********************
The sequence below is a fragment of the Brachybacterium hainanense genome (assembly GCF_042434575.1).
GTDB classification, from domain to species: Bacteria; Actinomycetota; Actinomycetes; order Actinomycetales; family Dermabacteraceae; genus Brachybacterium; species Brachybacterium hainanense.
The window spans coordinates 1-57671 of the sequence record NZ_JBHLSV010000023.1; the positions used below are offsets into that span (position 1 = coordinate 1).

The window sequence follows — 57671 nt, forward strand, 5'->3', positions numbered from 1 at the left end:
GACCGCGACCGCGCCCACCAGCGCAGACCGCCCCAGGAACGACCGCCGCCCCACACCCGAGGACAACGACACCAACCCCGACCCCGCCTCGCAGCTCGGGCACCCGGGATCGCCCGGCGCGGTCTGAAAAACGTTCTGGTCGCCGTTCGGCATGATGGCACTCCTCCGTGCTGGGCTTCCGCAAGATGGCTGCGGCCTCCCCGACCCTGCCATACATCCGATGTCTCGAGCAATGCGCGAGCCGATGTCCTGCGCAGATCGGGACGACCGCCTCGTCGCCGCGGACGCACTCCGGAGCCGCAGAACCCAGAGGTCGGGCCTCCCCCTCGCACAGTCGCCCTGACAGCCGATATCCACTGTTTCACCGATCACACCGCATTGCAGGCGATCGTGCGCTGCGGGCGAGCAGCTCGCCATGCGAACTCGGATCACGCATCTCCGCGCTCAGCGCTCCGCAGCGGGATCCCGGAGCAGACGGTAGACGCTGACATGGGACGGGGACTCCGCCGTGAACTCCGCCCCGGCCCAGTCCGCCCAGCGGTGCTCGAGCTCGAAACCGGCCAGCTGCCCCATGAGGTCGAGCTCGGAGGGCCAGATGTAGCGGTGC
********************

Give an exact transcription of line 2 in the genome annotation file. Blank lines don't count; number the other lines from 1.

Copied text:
GTDB classification, from domain to species: Bacteria; Actinomycetota; Actinomycetes; order Actinomycetales; family Dermabacteraceae; genus Brachybacterium; species Brachybacterium hainanense.